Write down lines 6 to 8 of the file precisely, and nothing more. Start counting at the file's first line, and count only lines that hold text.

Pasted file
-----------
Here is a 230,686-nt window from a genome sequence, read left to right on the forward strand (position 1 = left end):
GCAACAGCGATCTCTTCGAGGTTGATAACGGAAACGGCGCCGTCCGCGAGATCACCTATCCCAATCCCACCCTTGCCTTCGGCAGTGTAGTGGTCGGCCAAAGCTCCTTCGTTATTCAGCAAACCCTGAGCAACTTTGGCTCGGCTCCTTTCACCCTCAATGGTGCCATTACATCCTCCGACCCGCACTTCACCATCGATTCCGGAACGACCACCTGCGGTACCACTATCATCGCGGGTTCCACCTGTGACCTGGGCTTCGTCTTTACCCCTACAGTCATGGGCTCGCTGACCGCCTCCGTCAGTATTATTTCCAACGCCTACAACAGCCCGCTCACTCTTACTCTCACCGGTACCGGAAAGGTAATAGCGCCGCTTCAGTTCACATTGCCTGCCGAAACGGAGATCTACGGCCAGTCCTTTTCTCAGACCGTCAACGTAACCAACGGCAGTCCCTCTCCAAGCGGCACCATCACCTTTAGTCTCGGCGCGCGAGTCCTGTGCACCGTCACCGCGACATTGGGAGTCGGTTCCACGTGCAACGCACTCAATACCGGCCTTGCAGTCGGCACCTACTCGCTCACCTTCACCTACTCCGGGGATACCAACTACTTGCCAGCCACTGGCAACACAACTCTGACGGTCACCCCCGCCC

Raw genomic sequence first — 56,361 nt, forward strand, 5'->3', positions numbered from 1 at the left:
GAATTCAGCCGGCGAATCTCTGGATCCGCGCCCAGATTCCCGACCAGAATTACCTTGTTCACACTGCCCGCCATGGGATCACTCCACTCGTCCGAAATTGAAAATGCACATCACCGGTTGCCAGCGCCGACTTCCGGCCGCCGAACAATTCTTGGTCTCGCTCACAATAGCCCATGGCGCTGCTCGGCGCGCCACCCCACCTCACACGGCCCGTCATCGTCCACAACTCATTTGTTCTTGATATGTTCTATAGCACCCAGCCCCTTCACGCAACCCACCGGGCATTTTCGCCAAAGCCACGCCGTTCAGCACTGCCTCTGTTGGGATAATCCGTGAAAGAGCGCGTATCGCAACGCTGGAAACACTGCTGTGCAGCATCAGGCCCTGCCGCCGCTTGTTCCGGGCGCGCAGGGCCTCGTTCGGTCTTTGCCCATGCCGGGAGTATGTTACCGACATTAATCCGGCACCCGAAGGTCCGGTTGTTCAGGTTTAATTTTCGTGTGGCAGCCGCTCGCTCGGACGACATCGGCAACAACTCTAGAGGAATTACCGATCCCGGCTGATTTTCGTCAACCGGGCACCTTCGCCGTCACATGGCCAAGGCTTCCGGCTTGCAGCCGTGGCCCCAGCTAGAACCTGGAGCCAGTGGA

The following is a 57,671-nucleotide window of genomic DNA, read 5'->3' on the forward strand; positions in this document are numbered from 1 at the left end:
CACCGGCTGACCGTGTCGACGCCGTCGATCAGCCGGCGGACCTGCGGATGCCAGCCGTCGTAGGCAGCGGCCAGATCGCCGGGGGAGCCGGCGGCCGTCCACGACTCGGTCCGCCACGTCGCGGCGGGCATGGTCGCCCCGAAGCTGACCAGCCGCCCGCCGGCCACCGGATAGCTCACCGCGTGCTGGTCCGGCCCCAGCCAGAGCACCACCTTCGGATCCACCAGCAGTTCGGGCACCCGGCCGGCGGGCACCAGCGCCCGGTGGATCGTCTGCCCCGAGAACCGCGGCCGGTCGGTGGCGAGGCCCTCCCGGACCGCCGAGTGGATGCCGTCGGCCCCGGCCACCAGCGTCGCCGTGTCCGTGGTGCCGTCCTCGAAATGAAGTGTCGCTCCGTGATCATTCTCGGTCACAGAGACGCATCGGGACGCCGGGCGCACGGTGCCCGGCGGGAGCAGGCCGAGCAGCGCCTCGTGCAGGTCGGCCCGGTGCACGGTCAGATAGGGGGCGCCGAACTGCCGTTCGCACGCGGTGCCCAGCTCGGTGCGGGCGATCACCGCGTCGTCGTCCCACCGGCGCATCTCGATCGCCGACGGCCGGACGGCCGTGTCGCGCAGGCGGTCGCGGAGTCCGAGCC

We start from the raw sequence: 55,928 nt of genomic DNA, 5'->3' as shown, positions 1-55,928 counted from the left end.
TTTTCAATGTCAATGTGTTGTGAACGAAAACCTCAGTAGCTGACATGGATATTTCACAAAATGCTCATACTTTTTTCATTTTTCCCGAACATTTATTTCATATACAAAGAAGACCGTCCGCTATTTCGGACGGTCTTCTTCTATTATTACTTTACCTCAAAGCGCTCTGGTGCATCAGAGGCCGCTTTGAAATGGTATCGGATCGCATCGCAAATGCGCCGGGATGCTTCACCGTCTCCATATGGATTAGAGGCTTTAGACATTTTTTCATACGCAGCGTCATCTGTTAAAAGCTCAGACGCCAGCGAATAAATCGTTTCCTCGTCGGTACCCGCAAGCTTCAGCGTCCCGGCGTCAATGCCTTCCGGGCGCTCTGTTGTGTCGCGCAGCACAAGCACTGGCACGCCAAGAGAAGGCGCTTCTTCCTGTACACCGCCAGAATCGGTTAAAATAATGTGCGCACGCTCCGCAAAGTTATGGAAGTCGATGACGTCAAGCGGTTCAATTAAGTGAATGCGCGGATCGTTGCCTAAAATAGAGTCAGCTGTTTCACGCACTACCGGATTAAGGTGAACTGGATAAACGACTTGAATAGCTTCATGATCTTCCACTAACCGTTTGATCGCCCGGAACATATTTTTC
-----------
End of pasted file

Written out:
CACCGGCTGACCGTGTCGACGCCGTCGATCAGCCGGCGGACCTGCGGATGCCAGCCGTCGTAGGCAGCGGCCAGATCGCCGGGGGAGCCGGCGGCCGTCCACGACTCGGTCCGCCACGTCGCGGCGGGCATGGTCGCCCCGAAGCTGACCAGCCGCCCGCCGGCCACCGGATAGCTCACCGCGTGCTGGTCCGGCCCCAGCCAGAGCACCACCTTCGGATCCACCAGCAGTTCGGGCACCCGGCCGGCGGGCACCAGCGCCCGGTGGATCGTCTGCCCCGAGAACCGCGGCCGGTCGGTGGCGAGGCCCTCCCGGACCGCCGAGTGGATGCCGTCGGCCCCGGCCACCAGCGTCGCCGTGTCCGTGGTGCCGTCCTCGAAATGAAGTGTCGCTCCGTGATCATTCTCGGTCACAGAGACGCATCGGGACGCCGGGCGCACGGTGCCCGGCGGGAGCAGGCCGAGCAGCGCCTCGTGCAGGTCGGCCCGGTGCACGGTCAGATAGGGGGCGCCGAACTGCCGTTCGCACGCGGTGCCCAGCTCGGTGCGGGCGATCACCGCGTCGTCGTCCCACCGGCGCATCTCGATCGCCGACGGCCGGACGGCCGTGTCGCGCAGGCGGTCGCGGAGTCCGAGCC

We start from the raw sequence: 55,928 nt of genomic DNA, 5'->3' as shown, positions 1-55,928 counted from the left end.
TTTTCAATGTCAATGTGTTGTGAACGAAAACCTCAGTAGCTGACATGGATATTTCACAAAATGCTCATACTTTTTTCATTTTTCCCGAACATTTATTTCATATACAAAGAAGACCGTCCGCTATTTCGGACGGTCTTCTTCTATTATTACTTTACCTCAAAGCGCTCTGGTGCATCAGAGGCCGCTTTGAAATGGTATCGGATCGCATCGCAAATGCGCCGGGATGCTTCACCGTCTCCATATGGATTAGAGGCTTTAGACATTTTTTCATACGCAGCGTCATCTGTTAAAAGCTCAGACGCCAGCGAATAAATCGTTTCCTCGTCGGTACCCGCAAGCTTCAGCGTCCCGGCGTCAATGCCTTCCGGGCGCTCTGTTGTGTCGCGCAGCACAAGCACTGGCACGCCAAGAGAAGGCGCTTCTTCCTGTACACCGCCAGAATCGGTTAAAATAATGTGCGCACGCTCCGCAAAGTTATGGAAGTCGATGACGTCAAGCGGTTCAATTAAGTGAATGCGCGGATCGTTGCCTAAAATAGAGTCAGCTGTTTCACGCACTACCGGATTAAGGTGAACTGGATAAACGACTTGAATAGCTTCATGATCTTCCACTAACCGTTTGATCGCCCGGAACATATTTTTC